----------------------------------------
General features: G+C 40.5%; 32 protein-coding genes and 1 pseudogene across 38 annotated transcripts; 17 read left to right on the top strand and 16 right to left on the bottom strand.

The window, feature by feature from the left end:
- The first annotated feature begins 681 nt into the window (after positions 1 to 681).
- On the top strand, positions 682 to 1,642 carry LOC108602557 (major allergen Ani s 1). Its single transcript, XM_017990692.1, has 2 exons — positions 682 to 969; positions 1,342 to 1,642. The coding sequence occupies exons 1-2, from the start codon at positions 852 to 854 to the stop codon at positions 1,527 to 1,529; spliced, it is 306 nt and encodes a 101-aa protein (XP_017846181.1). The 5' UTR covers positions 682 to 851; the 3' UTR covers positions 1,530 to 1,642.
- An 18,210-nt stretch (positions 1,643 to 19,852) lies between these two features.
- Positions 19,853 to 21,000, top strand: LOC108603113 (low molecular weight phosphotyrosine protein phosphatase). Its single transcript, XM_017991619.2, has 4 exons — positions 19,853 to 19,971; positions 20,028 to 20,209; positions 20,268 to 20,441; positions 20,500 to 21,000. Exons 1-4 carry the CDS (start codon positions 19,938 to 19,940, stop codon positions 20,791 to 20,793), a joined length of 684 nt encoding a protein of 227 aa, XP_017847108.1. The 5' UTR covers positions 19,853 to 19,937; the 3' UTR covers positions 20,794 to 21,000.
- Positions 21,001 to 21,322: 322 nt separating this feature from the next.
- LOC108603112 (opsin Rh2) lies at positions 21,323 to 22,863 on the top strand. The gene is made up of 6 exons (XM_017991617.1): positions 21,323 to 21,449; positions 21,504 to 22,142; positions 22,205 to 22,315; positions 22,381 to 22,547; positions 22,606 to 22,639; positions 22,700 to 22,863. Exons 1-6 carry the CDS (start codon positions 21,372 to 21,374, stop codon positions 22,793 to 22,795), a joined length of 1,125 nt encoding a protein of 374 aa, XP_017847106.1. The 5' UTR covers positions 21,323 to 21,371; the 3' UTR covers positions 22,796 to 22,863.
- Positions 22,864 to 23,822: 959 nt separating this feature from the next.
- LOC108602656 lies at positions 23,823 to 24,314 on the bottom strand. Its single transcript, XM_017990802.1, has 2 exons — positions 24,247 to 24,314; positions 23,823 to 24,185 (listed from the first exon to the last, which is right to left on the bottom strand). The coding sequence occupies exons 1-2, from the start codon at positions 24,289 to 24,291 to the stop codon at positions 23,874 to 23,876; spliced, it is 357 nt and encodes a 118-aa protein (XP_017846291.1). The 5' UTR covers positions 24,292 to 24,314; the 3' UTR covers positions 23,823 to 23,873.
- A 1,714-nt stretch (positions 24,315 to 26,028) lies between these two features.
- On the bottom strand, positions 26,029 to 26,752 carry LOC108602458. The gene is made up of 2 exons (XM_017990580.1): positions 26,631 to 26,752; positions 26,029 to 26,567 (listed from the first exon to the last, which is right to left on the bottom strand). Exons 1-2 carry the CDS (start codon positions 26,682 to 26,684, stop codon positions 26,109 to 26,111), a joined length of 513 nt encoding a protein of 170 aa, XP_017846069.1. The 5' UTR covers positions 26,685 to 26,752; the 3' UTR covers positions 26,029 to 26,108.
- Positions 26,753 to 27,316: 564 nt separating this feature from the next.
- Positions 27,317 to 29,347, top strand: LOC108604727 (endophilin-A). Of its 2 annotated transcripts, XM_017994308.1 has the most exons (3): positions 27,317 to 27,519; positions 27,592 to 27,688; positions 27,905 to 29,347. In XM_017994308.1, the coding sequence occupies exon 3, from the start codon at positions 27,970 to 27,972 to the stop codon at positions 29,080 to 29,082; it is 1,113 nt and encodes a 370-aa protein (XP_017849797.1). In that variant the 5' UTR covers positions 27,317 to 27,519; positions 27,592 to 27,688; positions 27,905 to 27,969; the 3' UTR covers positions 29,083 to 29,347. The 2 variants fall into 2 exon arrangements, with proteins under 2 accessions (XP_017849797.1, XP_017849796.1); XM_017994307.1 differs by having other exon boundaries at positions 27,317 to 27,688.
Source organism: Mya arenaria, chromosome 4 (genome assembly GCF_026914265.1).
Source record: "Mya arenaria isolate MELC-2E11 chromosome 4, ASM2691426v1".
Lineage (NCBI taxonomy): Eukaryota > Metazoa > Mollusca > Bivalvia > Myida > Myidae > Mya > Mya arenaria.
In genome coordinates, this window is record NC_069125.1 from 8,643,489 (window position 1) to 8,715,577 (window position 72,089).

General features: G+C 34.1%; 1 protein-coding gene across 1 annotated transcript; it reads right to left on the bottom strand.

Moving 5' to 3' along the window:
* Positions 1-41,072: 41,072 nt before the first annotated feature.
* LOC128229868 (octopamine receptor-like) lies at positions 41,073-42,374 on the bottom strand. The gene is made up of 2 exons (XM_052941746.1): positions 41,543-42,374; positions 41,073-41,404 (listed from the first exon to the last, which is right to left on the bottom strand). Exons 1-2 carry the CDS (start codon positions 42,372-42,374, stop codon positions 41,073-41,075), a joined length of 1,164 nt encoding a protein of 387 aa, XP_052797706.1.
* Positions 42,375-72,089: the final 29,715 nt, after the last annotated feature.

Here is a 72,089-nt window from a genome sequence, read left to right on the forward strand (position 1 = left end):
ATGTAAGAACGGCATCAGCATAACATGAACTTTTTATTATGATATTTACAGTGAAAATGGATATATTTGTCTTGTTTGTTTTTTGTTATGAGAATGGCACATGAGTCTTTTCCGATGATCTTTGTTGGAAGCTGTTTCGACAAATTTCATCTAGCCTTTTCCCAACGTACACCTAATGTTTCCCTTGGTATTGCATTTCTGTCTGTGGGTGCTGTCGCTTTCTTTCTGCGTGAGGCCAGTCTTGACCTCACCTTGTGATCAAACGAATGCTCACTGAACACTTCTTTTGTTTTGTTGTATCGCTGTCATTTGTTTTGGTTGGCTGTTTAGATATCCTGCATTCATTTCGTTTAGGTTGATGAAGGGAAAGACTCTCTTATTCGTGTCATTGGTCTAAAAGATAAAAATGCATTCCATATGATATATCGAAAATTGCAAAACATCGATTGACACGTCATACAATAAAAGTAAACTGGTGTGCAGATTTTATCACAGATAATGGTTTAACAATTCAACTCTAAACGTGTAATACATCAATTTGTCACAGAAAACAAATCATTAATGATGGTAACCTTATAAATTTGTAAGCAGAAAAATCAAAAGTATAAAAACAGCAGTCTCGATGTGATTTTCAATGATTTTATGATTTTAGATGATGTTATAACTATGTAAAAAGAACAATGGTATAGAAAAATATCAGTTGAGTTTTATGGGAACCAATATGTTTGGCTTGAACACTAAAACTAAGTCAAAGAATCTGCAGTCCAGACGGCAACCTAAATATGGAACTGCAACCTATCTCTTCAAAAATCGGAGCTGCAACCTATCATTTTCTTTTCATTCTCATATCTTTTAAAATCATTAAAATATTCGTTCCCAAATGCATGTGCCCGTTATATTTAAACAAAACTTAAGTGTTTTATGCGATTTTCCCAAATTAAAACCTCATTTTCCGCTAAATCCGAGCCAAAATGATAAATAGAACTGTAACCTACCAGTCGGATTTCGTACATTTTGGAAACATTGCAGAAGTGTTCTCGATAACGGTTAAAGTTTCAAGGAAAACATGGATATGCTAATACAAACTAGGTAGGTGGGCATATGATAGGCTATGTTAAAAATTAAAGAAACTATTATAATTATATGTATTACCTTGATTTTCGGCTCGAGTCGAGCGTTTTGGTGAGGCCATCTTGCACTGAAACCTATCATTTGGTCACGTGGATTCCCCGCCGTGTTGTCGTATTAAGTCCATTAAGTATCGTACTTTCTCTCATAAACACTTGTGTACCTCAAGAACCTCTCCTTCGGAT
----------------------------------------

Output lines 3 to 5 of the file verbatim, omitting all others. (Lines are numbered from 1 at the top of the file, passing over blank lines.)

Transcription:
- The first annotated feature begins 681 nt into the window (after positions 1 to 681).
- On the top strand, positions 682 to 1,642 carry LOC108602557 (major allergen Ani s 1). Its single transcript, XM_017990692.1, has 2 exons — positions 682 to 969; positions 1,342 to 1,642. The coding sequence occupies exons 1-2, from the start codon at positions 852 to 854 to the stop codon at positions 1,527 to 1,529; spliced, it is 306 nt and encodes a 101-aa protein (XP_017846181.1). The 5' UTR covers positions 682 to 851; the 3' UTR covers positions 1,530 to 1,642.
- An 18,210-nt stretch (positions 1,643 to 19,852) lies between these two features.